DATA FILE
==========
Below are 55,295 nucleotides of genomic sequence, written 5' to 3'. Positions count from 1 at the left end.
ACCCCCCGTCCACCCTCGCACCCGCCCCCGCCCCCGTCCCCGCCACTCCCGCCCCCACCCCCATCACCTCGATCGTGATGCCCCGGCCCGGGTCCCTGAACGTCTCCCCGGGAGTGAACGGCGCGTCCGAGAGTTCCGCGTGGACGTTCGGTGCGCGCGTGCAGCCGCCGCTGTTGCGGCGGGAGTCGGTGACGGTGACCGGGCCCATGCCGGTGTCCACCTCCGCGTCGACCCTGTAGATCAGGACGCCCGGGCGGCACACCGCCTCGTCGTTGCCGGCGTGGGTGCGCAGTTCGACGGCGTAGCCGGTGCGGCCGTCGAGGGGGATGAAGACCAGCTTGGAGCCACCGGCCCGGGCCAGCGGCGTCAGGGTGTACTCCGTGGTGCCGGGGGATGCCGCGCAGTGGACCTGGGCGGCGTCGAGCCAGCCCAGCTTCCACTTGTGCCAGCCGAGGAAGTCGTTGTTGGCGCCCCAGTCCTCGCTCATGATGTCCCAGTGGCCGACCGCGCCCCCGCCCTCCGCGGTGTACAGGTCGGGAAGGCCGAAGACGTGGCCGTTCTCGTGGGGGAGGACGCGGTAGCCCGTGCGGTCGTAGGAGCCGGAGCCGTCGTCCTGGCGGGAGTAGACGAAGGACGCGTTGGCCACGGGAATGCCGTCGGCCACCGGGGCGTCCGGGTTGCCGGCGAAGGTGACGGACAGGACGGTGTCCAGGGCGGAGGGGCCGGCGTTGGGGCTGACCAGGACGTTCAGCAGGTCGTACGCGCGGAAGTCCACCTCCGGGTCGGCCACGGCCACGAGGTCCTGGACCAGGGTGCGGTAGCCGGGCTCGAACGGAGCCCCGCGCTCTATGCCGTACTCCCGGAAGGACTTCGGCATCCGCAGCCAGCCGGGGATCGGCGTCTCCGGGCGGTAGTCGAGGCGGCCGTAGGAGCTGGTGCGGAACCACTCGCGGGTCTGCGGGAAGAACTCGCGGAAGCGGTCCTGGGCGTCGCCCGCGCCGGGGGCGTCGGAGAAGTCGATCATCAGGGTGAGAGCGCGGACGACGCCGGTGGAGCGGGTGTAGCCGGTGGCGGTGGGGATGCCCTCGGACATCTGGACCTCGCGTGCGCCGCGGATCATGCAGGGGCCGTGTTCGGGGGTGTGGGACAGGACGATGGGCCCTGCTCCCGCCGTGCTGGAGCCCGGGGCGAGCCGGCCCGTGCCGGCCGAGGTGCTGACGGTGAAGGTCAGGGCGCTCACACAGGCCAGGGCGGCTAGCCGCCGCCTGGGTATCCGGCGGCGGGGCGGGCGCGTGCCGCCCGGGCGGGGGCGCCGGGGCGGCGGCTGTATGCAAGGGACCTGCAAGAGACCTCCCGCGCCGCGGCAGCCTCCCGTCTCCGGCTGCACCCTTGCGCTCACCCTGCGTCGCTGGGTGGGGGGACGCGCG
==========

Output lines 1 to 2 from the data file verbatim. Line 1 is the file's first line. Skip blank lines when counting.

Below are 55,295 nucleotides of genomic sequence, written 5' to 3'. Positions count from 1 at the left end.
ACCCCCCGTCCACCCTCGCACCCGCCCCCGCCCCCGTCCCCGCCACTCCCGCCCCCACCCCCATCACCTCGATCGTGATGCCCCGGCCCGGGTCCCTGAACGTCTCCCCGGGAGTGAACGGCGCGTCCGAGAGTTCCGCGTGGACGTTCGGTGCGCGCGTGCAGCCGCCGCTGTTGCGGCGGGAGTCGGTGACGGTGACCGGGCCCATGCCGGTGTCCACCTCCGCGTCGACCCTGTAGATCAGGACGCCCGGGCGGCACACCGCCTCGTCGTTGCCGGCGTGGGTGCGCAGTTCGACGGCGTAGCCGGTGCGGCCGTCGAGGGGGATGAAGACCAGCTTGGAGCCACCGGCCCGGGCCAGCGGCGTCAGGGTGTACTCCGTGGTGCCGGGGGATGCCGCGCAGTGGACCTGGGCGGCGTCGAGCCAGCCCAGCTTCCACTTGTGCCAGCCGAGGAAGTCGTTGTTGGCGCCCCAGTCCTCGCTCATGATGTCCCAGTGGCCGACCGCGCCCCCGCCCTCCGCGGTGTACAGGTCGGGAAGGCCGAAGACGTGGCCGTTCTCGTGGGGGAGGACGCGGTAGCCCGTGCGGTCGTAGGAGCCGGAGCCGTCGTCCTGGCGGGAGTAGACGAAGGACGCGTTGGCCACGGGAATGCCGTCGGCCACCGGGGCGTCCGGGTTGCCGGCGAAGGTGACGGACAGGACGGTGTCCAGGGCGGAGGGGCCGGCGTTGGGGCTGACCAGGACGTTCAGCAGGTCGTACGCGCGGAAGTCCACCTCCGGGTCGGCCACGGCCACGAGGTCCTGGACCAGGGTGCGGTAGCCGGGCTCGAACGGAGCCCCGCGCTCTATGCCGTACTCCCGGAAGGACTTCGGCATCCGCAGCCAGCCGGGGATCGGCGTCTCCGGGCGGTAGTCGAGGCGGCCGTAGGAGCTGGTGCGGAACCACTCGCGGGTCTGCGGGAAGAACTCGCGGAAGCGGTCCTGGGCGTCGCCCGCGCCGGGGGCGTCGGAGAAGTCGATCATCAGGGTGAGAGCGCGGACGACGCCGGTGGAGCGGGTGTAGCCGGTGGCGGTGGGGATGCCCTCGGACATCTGGACCTCGCGTGCGCCGCGGATCATGCAGGGGCCGTGTTCGGGGGTGTGGGACAGGACGATGGGCCCTGCTCCCGCCGTGCTGGAGCCCGGGGCGAGCCGGCCCGTGCCGGCCGAGGTGCTGACGGTGAAGGTCAGGGCGCTCACACAGGCCAGGGCGGCTAGCCGCCGCCTGGGTATCCGGCGGCGGGGCGGGCGCGTGCCGCCCGGGCGGGGGCGCCGGGGCGGCGGCTGTATGCAAGGGACCTGCAAGAGACCTCCCGCGCCGCGGCAGCCTCCCGTCTCCGGCTGCACCCTTGCGCTCACCCTGCGTCGCTGGGTGGGGGGACGCGCG